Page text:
Recent events with SolusVM’s templates bring up an age-old question: should you install from a template or from an ISO?
What’s the Difference?
A template is provided by the provider, or more likely by someone upstream from the provider such as SolusVM. You go into the provider’s panel, click the distro and version (e.g., “Debian 10”) that you want, and usually in less than a minute, your VPS is setup. Configuration choices such as the hostname, IP address, disk layouts, etc. are all pre-configured for you.
On the other hand, if you install via ISO, it’s a much longer process. You must:
- Mount the ISO
- Set the VPS to boot from ISO (CD ROM)
- Login to the console
- Step through the installer manually, answering various questions and typing in configuration choices
- After the install is done, you eject the CD, set the VPS to boot from disk, and reboot
Templates Seem a Lot Easier. Why Would Anyone Choose ISO?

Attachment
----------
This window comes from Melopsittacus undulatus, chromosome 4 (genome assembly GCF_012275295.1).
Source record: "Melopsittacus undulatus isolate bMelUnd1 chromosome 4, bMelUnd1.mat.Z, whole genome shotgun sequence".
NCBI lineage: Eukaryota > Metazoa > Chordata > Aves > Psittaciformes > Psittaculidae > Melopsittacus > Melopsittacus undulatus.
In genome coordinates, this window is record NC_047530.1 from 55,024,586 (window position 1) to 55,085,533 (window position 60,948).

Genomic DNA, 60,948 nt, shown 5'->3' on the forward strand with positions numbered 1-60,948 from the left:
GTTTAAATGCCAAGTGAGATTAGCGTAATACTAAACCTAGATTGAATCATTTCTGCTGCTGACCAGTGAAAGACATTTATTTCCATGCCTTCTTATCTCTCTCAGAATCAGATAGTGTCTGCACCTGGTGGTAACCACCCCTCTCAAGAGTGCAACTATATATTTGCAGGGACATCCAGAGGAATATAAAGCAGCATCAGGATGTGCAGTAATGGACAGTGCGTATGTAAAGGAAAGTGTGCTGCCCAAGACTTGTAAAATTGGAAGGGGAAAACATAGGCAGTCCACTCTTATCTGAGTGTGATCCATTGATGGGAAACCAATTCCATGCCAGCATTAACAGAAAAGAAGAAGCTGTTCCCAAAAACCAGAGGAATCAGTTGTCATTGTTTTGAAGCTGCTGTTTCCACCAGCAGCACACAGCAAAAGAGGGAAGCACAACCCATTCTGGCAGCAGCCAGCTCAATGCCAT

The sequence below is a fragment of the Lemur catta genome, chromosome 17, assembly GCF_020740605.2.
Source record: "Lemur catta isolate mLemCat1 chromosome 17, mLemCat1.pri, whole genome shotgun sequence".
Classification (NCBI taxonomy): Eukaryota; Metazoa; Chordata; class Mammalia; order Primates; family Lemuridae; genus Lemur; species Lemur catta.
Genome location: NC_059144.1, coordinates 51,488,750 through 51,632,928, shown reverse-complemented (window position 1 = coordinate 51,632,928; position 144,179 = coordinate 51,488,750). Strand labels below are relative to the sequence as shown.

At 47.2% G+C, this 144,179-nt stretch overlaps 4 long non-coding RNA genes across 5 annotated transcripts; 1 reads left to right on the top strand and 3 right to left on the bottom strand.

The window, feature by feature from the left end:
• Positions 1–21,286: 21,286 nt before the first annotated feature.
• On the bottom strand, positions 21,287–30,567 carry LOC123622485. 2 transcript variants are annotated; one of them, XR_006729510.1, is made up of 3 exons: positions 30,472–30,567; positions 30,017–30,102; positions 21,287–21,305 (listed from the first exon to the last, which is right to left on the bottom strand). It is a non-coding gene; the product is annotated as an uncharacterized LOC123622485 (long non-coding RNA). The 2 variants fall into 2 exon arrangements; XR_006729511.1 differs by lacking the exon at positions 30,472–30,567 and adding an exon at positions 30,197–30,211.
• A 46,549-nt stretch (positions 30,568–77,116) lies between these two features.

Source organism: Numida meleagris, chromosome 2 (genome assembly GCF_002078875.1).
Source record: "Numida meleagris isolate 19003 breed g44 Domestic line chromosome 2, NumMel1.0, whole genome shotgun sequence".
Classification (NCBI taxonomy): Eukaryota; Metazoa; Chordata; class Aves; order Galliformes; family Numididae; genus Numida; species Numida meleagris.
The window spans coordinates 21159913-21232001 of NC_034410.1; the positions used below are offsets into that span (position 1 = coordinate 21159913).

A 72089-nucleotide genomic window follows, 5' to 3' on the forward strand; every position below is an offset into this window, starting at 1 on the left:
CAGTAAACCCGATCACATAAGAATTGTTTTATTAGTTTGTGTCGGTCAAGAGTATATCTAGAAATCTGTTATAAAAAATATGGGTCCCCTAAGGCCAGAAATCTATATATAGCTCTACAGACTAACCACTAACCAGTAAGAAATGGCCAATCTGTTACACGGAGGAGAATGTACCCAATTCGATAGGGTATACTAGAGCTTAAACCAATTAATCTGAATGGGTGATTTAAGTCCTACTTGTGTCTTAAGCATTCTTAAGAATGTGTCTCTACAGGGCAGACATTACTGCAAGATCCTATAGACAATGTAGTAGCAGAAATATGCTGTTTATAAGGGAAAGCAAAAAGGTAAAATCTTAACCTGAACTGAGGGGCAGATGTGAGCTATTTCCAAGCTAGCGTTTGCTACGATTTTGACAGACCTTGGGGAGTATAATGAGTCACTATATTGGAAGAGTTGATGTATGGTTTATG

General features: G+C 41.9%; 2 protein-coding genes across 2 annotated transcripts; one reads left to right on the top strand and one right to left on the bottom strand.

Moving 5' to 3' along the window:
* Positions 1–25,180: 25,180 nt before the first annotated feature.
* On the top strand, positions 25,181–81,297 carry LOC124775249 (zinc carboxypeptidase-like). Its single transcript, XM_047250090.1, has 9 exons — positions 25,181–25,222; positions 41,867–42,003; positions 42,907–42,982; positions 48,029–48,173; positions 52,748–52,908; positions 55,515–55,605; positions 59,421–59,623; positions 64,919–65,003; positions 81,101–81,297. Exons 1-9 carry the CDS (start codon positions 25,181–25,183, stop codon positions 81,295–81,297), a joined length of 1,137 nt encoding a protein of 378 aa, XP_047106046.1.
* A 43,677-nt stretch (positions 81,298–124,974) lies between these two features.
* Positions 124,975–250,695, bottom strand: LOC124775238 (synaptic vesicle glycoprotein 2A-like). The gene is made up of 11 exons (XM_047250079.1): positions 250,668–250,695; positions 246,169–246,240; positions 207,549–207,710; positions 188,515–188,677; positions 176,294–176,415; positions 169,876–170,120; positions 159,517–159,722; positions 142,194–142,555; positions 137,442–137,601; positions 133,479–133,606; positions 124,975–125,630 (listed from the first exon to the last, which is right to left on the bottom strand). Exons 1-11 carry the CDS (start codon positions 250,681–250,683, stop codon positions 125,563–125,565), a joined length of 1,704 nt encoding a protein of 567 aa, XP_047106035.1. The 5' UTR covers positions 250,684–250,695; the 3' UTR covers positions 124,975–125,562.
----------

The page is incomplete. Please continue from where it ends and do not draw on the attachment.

- Users may not trust the templates. The SolusVM issue illustrates why.
- There may not be a template for the particular distro or OS you wish to install.
- Although not as relevant today, in earlier times you could save bandwidth by installing packages from CD/DVD rather than having to download them over the Internet. Today’s bandwidth is a bit more generous so this is less of a factor.
- There are some configuration choices that are difficult to change after install, such as disk configuration. Installing from ISO gives you complete freedom.
What a Minute…Couldn’t the Provider Have a Bad ISO?
Yes. However, many providers will let you upload your own ISO.
So Which Should I Use?
There’s no right answer. For example, if you are a developer who is testing your software against multiple distros, it makes sense to use templates so you can quickly switch between distributions. On the other hand, if you want complete control and would rather not rely on third parties, install from ISO.
There is no effect either way on future system updates.
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